In the late 1800s, the merchant princes of Boston adorned their buildings with classical Greek and Roman symbols of successful seafaring commerce, such as Neptune's tridents and Mercury's caduceuses (Mercury being the god of trade and all).
And then, it stopped. Maybe it was the decline of Boston as a seaport, but whatever the reason, in the 20th century, financial firms took over... Read more
This print, from the BPL archives, shows a British steamer leaving Boston Harbor through ice, thanks to local merchants:
This print, representing the B & N. A Royal Mail steam ship Britannia, John Hewitt, commander, leaving her dock at East Boston on the 3d of February 1844 on her voyage to Liverpool, is respectfully dedicated by the publishers to the merchants of Boston who... Read more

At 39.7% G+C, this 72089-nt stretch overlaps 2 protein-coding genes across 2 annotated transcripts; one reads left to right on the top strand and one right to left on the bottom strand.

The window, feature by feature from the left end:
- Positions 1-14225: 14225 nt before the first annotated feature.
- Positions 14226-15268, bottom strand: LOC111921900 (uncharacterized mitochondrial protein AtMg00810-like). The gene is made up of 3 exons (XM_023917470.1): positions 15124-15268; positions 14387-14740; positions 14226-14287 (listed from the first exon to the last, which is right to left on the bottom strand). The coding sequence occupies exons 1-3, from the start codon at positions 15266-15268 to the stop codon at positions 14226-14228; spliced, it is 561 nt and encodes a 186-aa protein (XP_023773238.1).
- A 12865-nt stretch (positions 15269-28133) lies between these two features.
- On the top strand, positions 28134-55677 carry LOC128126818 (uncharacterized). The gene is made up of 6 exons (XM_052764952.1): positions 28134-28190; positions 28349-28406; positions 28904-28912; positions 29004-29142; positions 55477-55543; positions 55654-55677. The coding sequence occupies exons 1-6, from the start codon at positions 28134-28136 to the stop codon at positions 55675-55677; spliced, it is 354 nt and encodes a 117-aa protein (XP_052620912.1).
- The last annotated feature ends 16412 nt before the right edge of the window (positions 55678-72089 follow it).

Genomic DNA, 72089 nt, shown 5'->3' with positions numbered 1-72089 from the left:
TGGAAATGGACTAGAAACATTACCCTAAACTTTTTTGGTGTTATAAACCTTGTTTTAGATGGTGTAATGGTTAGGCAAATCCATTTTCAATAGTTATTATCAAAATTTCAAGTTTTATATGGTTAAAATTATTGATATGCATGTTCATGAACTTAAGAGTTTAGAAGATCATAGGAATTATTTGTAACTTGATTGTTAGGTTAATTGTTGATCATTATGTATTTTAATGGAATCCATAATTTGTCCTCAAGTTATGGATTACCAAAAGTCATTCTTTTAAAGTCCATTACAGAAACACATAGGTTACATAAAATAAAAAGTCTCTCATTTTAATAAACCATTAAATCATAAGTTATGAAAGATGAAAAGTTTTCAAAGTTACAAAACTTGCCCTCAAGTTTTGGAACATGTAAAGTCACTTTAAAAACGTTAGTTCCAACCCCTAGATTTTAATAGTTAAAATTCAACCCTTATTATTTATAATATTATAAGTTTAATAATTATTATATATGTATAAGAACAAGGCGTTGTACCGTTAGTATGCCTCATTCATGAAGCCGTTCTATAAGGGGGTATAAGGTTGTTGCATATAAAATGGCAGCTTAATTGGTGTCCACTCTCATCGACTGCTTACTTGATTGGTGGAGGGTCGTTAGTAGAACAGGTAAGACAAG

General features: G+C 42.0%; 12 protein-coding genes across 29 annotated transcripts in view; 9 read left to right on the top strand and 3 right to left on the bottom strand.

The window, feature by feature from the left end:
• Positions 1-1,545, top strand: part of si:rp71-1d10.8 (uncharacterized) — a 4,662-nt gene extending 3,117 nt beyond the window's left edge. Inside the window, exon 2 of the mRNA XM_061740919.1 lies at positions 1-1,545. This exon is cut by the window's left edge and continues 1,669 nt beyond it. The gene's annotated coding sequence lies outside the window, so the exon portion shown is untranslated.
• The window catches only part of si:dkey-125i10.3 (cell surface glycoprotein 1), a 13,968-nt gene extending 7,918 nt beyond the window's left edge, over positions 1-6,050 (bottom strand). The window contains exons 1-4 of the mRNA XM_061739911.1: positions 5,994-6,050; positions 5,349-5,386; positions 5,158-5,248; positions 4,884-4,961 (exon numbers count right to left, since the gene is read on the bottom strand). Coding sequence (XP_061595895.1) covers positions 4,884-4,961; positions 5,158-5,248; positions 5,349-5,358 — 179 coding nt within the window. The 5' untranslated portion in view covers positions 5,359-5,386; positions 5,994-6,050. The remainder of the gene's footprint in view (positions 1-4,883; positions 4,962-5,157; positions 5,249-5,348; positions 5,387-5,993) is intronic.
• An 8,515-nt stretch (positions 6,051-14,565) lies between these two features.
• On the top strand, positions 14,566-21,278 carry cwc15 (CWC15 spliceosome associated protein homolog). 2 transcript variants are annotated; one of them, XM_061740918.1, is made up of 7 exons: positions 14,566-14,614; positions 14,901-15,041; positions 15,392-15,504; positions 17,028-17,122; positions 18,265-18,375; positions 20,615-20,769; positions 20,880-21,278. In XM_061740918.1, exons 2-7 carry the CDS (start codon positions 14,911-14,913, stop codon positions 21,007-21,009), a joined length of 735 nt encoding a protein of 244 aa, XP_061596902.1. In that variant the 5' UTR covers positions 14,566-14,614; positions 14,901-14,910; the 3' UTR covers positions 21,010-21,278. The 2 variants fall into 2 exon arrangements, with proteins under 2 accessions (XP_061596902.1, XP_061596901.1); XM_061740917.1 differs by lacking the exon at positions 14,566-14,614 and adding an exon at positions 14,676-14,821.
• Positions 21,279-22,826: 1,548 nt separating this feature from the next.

The Supreme Judicial Court today updated the definition of "reasonable doubt" that Massachusetts judges have been reading to jurors since 1850, when it was first used in the case of a Harvard professor charged with murdering and dismembering a prominent Beacon Hill doctor.
The updating comes in a ruling on a man convicted of seven counts of indecent assault and battery on a child under... Read more
A 19-unit condo development proposed to replace an old horse-trolley barn between E. 5 and E. 6 streets in South Boston would come with a 33-lot parking garage, according to the developers' filing with the BRA.
Aidan Gregory Feeney and Brendan Feeney of Feeney Brothers Excavation want to replace commercial buildings at 815 E. 5 and 812 E. 6 streets with ten-unit and a nine-unit... Read more
Around 12:30 p.m. on Jan. 15, 1919, a large, poorly maintained tank full of molasses on a warm day burst, sending a huge wave of gooey death rampaging down Commercial Street, drowning or crushing 21 people and several horses and cats as it battered the supports of the el that ran down the street and knocked a neighboring fire station off its foundation.
As with... Read more
Associated Press reports on the contents of the metal box with contents dating to 1795, removed from the State House foundation.